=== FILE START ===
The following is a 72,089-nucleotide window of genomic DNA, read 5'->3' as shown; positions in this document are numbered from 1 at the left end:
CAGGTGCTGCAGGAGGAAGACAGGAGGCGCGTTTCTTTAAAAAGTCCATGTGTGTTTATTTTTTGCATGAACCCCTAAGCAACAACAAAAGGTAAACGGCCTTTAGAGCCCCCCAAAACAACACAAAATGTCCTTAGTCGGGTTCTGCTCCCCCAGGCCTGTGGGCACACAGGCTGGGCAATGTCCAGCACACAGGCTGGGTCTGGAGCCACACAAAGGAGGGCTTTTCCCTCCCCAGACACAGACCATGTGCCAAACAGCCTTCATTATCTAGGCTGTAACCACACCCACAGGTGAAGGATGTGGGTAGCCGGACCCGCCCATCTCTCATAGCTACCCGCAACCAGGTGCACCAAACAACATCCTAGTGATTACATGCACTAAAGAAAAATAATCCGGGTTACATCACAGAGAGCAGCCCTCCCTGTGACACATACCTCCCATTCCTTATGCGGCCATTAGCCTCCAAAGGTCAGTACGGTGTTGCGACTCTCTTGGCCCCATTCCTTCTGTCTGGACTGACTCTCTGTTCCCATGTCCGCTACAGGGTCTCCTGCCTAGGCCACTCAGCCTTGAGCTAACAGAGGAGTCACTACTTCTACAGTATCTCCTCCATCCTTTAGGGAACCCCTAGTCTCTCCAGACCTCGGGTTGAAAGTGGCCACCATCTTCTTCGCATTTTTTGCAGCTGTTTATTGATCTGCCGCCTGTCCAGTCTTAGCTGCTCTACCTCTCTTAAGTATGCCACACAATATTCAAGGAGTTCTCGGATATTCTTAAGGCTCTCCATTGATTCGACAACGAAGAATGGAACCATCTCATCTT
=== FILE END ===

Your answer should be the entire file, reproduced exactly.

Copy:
The following is a 72,089-nucleotide window of genomic DNA, read 5'->3' as shown; positions in this document are numbered from 1 at the left end:
CAGGTGCTGCAGGAGGAAGACAGGAGGCGCGTTTCTTTAAAAAGTCCATGTGTGTTTATTTTTTGCATGAACCCCTAAGCAACAACAAAAGGTAAACGGCCTTTAGAGCCCCCCAAAACAACACAAAATGTCCTTAGTCGGGTTCTGCTCCCCCAGGCCTGTGGGCACACAGGCTGGGCAATGTCCAGCACACAGGCTGGGTCTGGAGCCACACAAAGGAGGGCTTTTCCCTCCCCAGACACAGACCATGTGCCAAACAGCCTTCATTATCTAGGCTGTAACCACACCCACAGGTGAAGGATGTGGGTAGCCGGACCCGCCCATCTCTCATAGCTACCCGCAACCAGGTGCACCAAACAACATCCTAGTGATTACATGCACTAAAGAAAAATAATCCGGGTTACATCACAGAGAGCAGCCCTCCCTGTGACACATACCTCCCATTCCTTATGCGGCCATTAGCCTCCAAAGGTCAGTACGGTGTTGCGACTCTCTTGGCCCCATTCCTTCTGTCTGGACTGACTCTCTGTTCCCATGTCCGCTACAGGGTCTCCTGCCTAGGCCACTCAGCCTTGAGCTAACAGAGGAGTCACTACTTCTACAGTATCTCCTCCATCCTTTAGGGAACCCCTAGTCTCTCCAGACCTCGGGTTGAAAGTGGCCACCATCTTCTTCGCATTTTTTGCAGCTGTTTATTGATCTGCCGCCTGTCCAGTCTTAGCTGCTCTACCTCTCTTAAGTATGCCACACAATATTCAAGGAGTTCTCGGATATTCTTAAGGCTCTCCATTGATTCGACAACGAAGAATGGAACCATCTCATCTT